Code complexity and poor interoperability
Addition, calculation, algorithms takes an incredibly small portion of actual code. Most code is unnecessarily there to satisfy the compiler with interoperability of methods, arranging data structures and configuration
Most code is not computation but a struggle to arrange code so it can be understood and be interoperable between pieces of code by the compiler. Classes, methods, types all obscure the actual algorithm or computation (such as addition) used by a piece of software.
If you were to distill most software down, there would be very little actual computation - comparisons and additions. Yet the code to produce this small amount of computation is a spider web of classes, interfaces, data structures etc.
Most code is spent arranging data structures or API calls for method calls to be right.
In fact none of this syntactic sugar is represented in the output instruction stream! It's purely imaginary concepts used by the compiler to make code organisation easier.
This job is not something humans should be doing. It's something a compiler can do.
What if I said that code didn't have to be written this way?
What if structures could be auto mapped at run time?
That is, I have a data structure and there are fields that could have slightly different names - firstName and first_name are the same thing.
Data structure nesting is another problem. Some people might pull fields into a substructure rather than in the root.
Another problem is layering of code.
If I have a simple data structure such as a btree. But I have concerns such as security, locking, caching/paging and other problems that a serious b tree needs. These concerns will mess up the reference implementation by polluting it with concerns that are not related to btrees. We need some way to layer code in a simple way.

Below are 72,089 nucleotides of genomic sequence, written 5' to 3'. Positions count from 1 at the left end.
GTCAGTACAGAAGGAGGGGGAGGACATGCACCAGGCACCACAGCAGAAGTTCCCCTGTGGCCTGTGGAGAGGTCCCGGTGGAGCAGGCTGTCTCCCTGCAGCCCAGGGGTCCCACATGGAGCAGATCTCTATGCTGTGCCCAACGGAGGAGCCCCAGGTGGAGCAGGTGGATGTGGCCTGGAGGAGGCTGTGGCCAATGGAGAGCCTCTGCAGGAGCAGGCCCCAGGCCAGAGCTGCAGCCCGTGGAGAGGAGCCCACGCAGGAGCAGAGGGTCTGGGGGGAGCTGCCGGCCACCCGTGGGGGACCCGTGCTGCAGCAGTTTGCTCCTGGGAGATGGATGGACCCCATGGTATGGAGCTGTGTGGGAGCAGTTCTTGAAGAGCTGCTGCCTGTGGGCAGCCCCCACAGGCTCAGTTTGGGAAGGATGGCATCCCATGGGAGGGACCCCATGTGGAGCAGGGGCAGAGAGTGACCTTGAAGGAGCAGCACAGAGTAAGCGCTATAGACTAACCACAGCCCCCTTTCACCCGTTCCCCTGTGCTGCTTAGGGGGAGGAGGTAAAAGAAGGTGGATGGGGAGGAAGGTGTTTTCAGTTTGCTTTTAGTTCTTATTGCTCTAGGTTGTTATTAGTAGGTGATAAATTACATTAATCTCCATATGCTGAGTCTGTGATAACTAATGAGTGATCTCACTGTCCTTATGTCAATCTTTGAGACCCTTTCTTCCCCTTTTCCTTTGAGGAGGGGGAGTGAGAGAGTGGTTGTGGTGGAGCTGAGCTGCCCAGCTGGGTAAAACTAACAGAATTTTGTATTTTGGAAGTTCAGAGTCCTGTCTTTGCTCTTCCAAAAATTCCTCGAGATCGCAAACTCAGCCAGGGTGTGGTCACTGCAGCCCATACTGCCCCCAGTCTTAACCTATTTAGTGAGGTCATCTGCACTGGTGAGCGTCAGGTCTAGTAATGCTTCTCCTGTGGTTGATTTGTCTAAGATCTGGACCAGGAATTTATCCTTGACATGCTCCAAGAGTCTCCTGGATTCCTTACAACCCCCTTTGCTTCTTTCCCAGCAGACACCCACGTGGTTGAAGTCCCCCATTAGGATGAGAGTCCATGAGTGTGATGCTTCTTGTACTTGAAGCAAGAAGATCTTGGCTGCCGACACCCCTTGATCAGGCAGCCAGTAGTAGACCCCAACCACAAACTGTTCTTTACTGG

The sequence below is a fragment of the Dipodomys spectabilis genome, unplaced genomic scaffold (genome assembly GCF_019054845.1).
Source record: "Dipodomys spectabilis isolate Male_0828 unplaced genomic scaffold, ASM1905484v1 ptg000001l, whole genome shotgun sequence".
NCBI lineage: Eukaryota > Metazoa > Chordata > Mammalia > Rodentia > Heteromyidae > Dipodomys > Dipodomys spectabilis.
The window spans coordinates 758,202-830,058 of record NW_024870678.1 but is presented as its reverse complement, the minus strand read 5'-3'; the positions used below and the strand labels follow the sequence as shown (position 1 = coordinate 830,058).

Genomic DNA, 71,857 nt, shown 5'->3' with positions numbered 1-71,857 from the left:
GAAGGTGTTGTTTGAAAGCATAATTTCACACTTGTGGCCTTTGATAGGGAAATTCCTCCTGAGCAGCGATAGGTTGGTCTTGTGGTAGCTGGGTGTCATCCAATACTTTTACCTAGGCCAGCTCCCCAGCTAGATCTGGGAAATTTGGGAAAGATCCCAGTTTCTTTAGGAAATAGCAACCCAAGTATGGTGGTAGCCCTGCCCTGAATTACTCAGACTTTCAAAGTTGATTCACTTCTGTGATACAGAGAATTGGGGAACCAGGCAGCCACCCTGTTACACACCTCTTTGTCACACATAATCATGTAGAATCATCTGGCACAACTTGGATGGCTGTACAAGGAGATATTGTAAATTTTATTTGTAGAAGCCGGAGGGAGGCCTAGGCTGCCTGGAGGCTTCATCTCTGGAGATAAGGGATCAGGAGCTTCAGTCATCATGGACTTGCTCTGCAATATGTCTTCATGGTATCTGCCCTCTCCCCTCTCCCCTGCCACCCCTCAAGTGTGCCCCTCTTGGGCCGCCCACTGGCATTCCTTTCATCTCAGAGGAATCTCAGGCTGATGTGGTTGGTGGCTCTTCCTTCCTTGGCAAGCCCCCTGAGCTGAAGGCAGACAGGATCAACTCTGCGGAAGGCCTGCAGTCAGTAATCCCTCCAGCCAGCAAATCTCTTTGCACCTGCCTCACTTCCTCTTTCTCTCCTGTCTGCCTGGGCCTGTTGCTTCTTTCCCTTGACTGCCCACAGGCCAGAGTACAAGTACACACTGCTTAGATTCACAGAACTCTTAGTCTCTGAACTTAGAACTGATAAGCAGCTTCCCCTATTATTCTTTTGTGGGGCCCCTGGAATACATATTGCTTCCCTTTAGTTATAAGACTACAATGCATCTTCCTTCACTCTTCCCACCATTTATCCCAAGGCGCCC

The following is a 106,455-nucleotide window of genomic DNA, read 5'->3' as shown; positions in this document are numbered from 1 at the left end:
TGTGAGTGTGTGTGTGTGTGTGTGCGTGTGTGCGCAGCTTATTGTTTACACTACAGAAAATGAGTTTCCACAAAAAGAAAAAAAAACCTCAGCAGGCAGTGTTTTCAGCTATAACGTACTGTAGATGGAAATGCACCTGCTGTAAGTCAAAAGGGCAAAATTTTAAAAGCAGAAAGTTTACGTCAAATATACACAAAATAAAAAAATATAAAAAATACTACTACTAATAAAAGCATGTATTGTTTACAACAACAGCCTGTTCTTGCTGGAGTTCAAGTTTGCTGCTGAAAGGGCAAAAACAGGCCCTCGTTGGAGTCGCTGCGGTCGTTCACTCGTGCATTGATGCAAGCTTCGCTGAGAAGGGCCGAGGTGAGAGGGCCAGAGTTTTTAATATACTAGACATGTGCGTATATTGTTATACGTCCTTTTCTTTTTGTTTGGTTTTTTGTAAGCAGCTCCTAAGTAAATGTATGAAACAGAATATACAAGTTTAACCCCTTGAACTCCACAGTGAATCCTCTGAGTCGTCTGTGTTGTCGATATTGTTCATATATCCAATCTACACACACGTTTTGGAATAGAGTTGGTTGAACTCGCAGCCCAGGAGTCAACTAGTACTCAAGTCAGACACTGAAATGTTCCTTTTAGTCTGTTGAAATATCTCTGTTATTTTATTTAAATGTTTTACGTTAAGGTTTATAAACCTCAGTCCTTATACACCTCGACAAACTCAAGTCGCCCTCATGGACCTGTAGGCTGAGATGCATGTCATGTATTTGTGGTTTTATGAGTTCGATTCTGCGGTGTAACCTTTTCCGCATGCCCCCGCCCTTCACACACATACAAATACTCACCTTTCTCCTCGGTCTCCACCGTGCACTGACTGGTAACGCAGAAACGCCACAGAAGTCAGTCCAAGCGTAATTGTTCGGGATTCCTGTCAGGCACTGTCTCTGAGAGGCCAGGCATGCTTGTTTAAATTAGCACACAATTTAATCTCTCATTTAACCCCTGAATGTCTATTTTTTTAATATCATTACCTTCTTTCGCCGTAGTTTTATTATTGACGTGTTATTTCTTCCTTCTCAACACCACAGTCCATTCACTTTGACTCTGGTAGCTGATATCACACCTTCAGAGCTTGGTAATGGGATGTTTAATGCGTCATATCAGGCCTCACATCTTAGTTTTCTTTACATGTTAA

The Ruby class extension approach feels wrong. Subclassing is over complicated and feels wrong. I think this is an example of the expression problem.
This category is to provide solutions to the complexity of modern code bases and poor inter operability problem.
I think types are a good idea but in practice they are never used! Nobody uses the same types! People dont share types online! You're only using the same types if you use a library.
I'm saying much of the boiler plate is unnecessary.
I see problem as lack of commonality. I agree that typing is a good way to go. I'm working on the a way to use typing as the infrastructure of composition of functionalities, a way to create consistent logic systems reusing other types. There's a lot of natural commonality between composable typing systems. They can be easily translated from one to another. As long as type of structures are available, they can be composed in a synergetic way. So, I believe typing is way to go. To me, typing is the first thing that happens in any project. It creates reusable solutions, rather then a quick fix, usually to address the bottomline dollar. Types are helpful in encapsulating a lot of functionality common to the snapshots they represent. They are also declarative, making code better structured and more readable